In 2013, scientists discovered a tiny moon orbiting Neptune. They gave it the forgettable name S/2004 N 1, but it soon earned the nickname of “the moon that shouldn’t be there,” because its size and placement didn’t make sense to astronomers.
Now, a team of planetary scientists has not only given Neptune’s 14th moon a more memorable moniker — Hippocamp — but also unraveled some of the mystery surrounding its origin.
In a paper published on Wednesday in the journal Nature, the researchers shared the results of several years of analysis about Neptune’s tiniest moon.
According to their research, Hippocamp is just 20 miles in diameter and a thousandth of the mass of Proteus, the much-larger moon next to it. It also zips around Neptune at a speed of about 20,000 miles an hour, which is 10 times faster than our Moon circles Earth.
The new name, meanwhile, refers to a mythological sea creature that’s half-horse and half-fish — fitting for a moon orbiting the planet named after the Roman god of the sea.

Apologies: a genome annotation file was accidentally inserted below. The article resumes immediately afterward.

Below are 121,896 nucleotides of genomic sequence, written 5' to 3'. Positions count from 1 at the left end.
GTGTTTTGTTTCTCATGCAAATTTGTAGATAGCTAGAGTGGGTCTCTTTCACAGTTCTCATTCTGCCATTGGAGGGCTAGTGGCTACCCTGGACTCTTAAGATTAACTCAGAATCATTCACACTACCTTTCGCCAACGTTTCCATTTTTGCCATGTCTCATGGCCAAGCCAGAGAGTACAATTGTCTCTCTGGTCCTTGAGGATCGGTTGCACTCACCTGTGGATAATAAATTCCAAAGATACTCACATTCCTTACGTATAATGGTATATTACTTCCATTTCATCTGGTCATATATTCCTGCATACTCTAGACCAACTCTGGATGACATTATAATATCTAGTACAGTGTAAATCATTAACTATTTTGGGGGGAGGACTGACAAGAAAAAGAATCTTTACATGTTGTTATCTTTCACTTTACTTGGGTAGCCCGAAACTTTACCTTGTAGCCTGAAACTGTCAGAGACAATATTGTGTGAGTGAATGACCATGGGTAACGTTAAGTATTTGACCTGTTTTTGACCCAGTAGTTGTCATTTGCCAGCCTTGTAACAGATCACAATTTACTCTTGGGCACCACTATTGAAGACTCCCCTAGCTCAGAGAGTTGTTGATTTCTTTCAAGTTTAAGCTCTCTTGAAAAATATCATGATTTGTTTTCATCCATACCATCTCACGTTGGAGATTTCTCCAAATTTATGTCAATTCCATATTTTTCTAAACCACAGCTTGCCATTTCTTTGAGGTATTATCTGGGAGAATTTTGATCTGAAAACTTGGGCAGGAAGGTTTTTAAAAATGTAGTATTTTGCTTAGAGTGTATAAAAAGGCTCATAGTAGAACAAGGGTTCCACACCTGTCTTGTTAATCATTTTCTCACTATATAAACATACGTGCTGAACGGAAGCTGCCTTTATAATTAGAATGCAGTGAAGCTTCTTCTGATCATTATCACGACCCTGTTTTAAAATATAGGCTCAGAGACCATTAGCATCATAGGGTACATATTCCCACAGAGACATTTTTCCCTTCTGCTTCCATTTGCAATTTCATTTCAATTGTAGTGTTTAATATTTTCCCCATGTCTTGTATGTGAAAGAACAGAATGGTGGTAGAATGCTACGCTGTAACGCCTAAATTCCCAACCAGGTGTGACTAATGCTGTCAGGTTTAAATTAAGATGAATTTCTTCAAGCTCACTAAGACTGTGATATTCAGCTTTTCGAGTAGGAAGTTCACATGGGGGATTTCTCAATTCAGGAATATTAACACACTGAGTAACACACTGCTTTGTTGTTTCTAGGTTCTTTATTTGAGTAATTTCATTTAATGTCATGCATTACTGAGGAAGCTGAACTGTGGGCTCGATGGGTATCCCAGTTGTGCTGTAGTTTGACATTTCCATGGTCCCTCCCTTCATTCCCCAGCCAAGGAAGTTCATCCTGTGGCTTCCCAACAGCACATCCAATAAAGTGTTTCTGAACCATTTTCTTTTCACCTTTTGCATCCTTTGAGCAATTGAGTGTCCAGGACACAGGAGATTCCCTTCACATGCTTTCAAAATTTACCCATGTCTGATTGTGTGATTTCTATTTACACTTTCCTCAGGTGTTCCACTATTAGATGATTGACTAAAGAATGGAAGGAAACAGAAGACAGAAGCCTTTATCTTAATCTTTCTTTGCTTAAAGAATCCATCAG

So that’s what the researchers learned about Hippocamp, but it doesn’t answer the question as to why “the moon that shouldn’t be there” is there.
The answer, according to the researchers, is that it probably wasn’t always.
If Hippocamp was around 4 billion years ago, Proteus would have likely destroyed the smaller moon while clearing its orbit around Neptune. This led the researchers to conclude that Hippocamp likely formed when a chunk of Proteus broke off following a collision with a comet or asteroid.
“This is the first really great example of a moon that got created as a result of an impact,” researcher Mark Showalter told Space.com.
READ MORE: Tiny Neptune Moon Spotted by Hubble May Have Broken From Larger Moon [SETI Institute]
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